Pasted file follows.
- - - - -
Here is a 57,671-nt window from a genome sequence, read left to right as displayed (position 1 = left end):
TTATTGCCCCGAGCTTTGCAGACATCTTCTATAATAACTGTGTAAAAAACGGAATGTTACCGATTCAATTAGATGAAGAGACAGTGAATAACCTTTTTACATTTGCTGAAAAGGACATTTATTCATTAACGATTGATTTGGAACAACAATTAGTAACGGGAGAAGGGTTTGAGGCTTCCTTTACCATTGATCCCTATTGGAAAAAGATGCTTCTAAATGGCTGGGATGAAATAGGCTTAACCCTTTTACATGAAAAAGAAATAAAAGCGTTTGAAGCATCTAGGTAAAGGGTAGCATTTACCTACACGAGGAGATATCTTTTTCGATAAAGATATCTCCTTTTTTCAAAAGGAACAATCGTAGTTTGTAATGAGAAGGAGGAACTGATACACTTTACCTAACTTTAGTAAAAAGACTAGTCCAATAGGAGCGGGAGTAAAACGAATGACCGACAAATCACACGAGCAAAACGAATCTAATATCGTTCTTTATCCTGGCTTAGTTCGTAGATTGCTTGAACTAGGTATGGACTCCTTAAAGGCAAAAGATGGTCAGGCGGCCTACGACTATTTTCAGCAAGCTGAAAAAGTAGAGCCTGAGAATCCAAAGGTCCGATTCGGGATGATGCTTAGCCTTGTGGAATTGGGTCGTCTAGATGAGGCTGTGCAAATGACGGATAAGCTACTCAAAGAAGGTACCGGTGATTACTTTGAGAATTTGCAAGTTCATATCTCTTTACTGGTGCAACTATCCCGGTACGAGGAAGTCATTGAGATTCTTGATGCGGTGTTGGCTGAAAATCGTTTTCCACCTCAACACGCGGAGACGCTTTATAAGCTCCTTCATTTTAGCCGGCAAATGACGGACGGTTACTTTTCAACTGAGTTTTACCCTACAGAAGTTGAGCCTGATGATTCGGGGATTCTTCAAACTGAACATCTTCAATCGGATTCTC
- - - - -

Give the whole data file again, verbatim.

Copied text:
Here is a 57,671-nt window from a genome sequence, read left to right as displayed (position 1 = left end):
TTATTGCCCCGAGCTTTGCAGACATCTTCTATAATAACTGTGTAAAAAACGGAATGTTACCGATTCAATTAGATGAAGAGACAGTGAATAACCTTTTTACATTTGCTGAAAAGGACATTTATTCATTAACGATTGATTTGGAACAACAATTAGTAACGGGAGAAGGGTTTGAGGCTTCCTTTACCATTGATCCCTATTGGAAAAAGATGCTTCTAAATGGCTGGGATGAAATAGGCTTAACCCTTTTACATGAAAAAGAAATAAAAGCGTTTGAAGCATCTAGGTAAAGGGTAGCATTTACCTACACGAGGAGATATCTTTTTCGATAAAGATATCTCCTTTTTTCAAAAGGAACAATCGTAGTTTGTAATGAGAAGGAGGAACTGATACACTTTACCTAACTTTAGTAAAAAGACTAGTCCAATAGGAGCGGGAGTAAAACGAATGACCGACAAATCACACGAGCAAAACGAATCTAATATCGTTCTTTATCCTGGCTTAGTTCGTAGATTGCTTGAACTAGGTATGGACTCCTTAAAGGCAAAAGATGGTCAGGCGGCCTACGACTATTTTCAGCAAGCTGAAAAAGTAGAGCCTGAGAATCCAAAGGTCCGATTCGGGATGATGCTTAGCCTTGTGGAATTGGGTCGTCTAGATGAGGCTGTGCAAATGACGGATAAGCTACTCAAAGAAGGTACCGGTGATTACTTTGAGAATTTGCAAGTTCATATCTCTTTACTGGTGCAACTATCCCGGTACGAGGAAGTCATTGAGATTCTTGATGCGGTGTTGGCTGAAAATCGTTTTCCACCTCAACACGCGGAGACGCTTTATAAGCTCCTTCATTTTAGCCGGCAAATGACGGACGGTTACTTTTCAACTGAGTTTTACCCTACAGAAGTTGAGCCTGATGATTCGGGGATTCTTCAAACTGAACATCTTCAATCGGATTCTC